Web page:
providing a signal indicative of said first authenticator from said access point;
receiving a signal indicative of a second authenticator at said access point, said second authenticator being a function of said second random number, said first random number, said network access identifier for a mobile node, said predetermined security key, said access point identifier, and said session identifier; wherein:
said security key for said access point is a function of said second authenticator and said predetermined security key; and
providing a signal indicative of said second authenticator from said access point.
8. A method in accordance with claim 7, wherein said security key is an ephemeral security key configured to encrypt and decrypt communications with said access point for a current session.
9. A method in accordance with claim 7, wherein said security key is an ephemeral security key configured to derive other ephemeral security keys for generating a temporary security association with said access point.
10. A method for authenticating a mobile node and a network comprising an access point, and for establishing a temporary security association between said mobile node and said network, said method comprising the steps of:
receiving, at said mobile node, a signal indicative of a request for identification and an access point identifier;
conveying a signal indicative of a mobile node network access identifier and a session identifier from said mobile node to said network in response to said request for identification, wherein:
said session identifier is randomly generated by said mobile node;
generating a first random number at said network;
conveying a signal indicative of said first random number from said network to said mobile node;
generating a second random number at said mobile node;
generating a first authenticator as a function of said first random number, said second random number, said mobile node network access identifier, a predetermined security key, said access point identifier, and said session identifier;
conveying a signal indicative of said first authenticator and said second random number from said mobile node to said network;
generating an interim first authenticator as a function of said first random number, said conveyed second random number, said mobile node network access identifier, said access point identifier, said session identifier, and said predetermined security key;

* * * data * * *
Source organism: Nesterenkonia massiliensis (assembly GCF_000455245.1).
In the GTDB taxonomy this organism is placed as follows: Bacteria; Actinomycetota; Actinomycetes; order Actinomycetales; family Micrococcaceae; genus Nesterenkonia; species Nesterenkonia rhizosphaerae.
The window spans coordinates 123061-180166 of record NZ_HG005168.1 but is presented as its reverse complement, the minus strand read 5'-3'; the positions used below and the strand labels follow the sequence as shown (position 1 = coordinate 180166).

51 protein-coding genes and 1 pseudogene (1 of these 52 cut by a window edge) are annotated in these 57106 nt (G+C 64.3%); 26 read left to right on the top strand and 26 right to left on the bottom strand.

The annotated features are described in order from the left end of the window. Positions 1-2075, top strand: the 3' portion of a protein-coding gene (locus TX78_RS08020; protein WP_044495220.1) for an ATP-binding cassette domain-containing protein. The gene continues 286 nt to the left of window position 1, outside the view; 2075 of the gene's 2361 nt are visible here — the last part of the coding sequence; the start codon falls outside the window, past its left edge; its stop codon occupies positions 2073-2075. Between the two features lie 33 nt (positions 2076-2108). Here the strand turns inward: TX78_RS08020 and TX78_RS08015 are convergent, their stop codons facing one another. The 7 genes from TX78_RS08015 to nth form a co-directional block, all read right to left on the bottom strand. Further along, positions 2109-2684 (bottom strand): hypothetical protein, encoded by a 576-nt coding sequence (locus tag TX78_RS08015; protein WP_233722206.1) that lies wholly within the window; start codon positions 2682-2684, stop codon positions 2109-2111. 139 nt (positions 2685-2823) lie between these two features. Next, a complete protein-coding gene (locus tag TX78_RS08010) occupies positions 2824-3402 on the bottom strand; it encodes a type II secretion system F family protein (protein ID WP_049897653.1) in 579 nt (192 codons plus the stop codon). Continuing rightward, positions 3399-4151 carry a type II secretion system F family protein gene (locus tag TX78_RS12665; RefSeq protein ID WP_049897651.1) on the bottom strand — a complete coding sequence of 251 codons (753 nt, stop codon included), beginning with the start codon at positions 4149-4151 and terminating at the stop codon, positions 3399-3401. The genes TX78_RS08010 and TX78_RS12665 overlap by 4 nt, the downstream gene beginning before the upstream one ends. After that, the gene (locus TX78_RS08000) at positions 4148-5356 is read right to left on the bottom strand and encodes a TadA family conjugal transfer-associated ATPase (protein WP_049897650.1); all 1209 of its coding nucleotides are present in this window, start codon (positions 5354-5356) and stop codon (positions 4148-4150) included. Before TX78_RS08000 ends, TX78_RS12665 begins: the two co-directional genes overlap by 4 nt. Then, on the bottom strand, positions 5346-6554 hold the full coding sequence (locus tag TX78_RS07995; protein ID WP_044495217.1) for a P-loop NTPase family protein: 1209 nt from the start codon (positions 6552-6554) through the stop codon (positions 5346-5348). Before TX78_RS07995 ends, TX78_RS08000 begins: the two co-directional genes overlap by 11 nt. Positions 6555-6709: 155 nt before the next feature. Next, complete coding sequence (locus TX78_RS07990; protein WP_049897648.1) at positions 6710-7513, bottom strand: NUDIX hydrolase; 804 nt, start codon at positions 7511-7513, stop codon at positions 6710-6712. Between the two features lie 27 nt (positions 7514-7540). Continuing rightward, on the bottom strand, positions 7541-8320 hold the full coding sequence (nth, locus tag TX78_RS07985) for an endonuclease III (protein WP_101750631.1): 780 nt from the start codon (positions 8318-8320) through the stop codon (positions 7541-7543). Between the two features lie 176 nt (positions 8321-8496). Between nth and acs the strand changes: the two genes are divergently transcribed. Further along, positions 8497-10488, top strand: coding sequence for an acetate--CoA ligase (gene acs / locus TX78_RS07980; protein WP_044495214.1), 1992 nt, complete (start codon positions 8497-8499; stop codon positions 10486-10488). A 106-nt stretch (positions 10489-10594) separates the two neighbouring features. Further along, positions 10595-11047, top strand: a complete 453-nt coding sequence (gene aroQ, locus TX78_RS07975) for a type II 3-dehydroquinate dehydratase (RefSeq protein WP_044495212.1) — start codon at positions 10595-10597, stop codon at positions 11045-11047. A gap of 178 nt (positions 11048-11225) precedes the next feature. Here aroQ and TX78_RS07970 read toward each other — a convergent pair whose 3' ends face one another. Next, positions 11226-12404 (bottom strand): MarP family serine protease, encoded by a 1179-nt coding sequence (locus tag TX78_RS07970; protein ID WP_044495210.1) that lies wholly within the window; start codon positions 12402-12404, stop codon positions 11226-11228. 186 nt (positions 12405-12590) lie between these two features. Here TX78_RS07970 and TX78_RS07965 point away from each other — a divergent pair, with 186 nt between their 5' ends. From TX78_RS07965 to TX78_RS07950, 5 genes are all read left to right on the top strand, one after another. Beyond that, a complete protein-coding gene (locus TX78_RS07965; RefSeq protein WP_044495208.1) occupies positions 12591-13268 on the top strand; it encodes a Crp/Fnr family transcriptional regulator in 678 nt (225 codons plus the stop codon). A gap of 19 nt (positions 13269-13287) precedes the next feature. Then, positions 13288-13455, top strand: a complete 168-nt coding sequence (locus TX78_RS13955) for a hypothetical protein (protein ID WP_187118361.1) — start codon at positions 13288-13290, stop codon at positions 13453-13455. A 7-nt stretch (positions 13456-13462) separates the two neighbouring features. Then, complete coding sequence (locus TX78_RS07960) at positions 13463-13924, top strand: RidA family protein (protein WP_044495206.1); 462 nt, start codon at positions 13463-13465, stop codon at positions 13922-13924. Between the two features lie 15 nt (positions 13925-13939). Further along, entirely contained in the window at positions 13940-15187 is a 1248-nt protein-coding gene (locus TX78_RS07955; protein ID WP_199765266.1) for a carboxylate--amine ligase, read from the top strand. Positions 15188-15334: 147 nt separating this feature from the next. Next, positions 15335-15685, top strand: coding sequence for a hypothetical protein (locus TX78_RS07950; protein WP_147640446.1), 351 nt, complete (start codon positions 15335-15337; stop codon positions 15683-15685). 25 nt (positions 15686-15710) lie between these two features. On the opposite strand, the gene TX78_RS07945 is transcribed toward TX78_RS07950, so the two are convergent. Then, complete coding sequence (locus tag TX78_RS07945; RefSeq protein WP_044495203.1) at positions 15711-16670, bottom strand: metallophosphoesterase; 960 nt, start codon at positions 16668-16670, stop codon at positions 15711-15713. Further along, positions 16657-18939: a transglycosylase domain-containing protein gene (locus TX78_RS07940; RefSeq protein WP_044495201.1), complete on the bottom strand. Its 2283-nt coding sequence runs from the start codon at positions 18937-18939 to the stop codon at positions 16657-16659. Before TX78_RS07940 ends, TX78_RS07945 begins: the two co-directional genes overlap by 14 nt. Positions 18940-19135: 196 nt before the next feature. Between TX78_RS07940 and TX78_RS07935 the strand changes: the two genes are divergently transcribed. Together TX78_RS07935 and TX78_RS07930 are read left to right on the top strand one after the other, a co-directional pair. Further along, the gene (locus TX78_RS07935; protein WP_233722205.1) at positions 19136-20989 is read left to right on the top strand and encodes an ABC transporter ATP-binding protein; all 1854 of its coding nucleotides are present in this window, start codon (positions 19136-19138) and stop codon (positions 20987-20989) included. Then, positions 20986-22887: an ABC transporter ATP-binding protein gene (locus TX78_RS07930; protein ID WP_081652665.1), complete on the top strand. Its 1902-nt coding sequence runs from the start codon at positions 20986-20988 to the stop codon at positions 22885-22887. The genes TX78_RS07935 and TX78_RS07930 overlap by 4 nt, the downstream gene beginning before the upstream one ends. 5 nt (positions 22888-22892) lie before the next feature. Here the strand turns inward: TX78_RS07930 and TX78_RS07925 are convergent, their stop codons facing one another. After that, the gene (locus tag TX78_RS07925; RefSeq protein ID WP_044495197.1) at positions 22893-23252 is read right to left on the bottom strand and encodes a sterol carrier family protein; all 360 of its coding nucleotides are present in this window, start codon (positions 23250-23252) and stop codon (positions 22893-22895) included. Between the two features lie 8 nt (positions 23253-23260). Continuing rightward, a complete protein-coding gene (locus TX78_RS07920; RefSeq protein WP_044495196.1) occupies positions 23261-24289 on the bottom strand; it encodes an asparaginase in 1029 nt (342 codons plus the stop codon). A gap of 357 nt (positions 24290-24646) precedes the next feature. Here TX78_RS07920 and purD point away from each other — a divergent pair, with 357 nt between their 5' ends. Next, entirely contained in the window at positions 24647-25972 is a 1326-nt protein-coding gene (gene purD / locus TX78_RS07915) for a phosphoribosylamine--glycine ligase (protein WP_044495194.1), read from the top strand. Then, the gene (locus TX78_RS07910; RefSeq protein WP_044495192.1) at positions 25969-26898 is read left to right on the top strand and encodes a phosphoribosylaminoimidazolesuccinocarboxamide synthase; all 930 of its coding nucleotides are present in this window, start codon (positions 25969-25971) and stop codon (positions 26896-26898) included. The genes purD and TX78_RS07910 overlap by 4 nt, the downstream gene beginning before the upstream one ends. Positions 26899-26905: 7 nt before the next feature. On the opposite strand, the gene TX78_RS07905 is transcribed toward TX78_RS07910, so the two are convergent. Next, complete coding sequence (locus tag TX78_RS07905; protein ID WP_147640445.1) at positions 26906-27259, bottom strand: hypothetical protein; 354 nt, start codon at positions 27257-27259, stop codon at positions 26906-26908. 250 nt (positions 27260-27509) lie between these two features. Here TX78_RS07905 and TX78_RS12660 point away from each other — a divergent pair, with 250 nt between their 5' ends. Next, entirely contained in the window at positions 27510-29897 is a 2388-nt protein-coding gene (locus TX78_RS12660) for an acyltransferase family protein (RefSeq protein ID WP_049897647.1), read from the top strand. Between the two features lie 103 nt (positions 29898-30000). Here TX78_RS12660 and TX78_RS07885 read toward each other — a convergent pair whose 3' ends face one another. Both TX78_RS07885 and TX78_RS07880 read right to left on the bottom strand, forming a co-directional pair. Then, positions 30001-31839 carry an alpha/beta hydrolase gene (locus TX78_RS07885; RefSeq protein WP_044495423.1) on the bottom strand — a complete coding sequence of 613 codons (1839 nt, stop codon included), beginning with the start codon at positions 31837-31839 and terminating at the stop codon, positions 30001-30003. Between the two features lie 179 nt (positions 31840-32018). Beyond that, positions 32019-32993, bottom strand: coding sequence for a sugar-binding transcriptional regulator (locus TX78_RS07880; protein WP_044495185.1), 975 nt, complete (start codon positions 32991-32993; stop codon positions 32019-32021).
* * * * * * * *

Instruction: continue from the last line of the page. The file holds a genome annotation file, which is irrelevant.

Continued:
comparing said first authenticator with said interim first authenticator;
if said first authenticator matches said interim first authenticator,
generating a second authenticator as a function of said second random number, said first random number, said network access identifier, said access point identifier, said session identifier, and said predetermined security key;
generating a security key as a function of said predetermined security key and said second authenticator, at said network;
conveying a signal indicative of said second authenticator from said network to said mobile node;
generating an interim second authenticator as a function of said second random number, said first random number, said mobile node network access identifier, said access point identifier, said session identifier, and said predetermined security key;
comparing said second authenticator with said interim second authenticator; and
if said second authenticator matches said interim second authenticator, generating said security key at said mobile node.
11. A method in accordance with claim 10, wherein:
said security key is an ephemeral security key configured to encrypt and decrypt communications between said mobile node and said network for a current session.
12. A method in accordance with claim 10, wherein:
said security key is an ephemeral security key configured to derive other ephemeral security keys for generating a temporary security association between said mobile node and said network.
13. A mobile node for generating a security key, said mobile node comprising:
a mobile node transmitter/receiver portion configured to:
receive at least one signal indicative of at least one of a first random number, an access point identifier, and a second authenticator; and
provide at least one signal indicative of at least one of a second random number, a first authenticator, a session identifier, and a network access identifier for said mobile node;
a mobile node authenticator processor configured to:
generate said first authenticator as a function of said first random number, said second random number, said network access identifier for said mobile node, said access point identifier, said session identifier, and a predetermined security key; and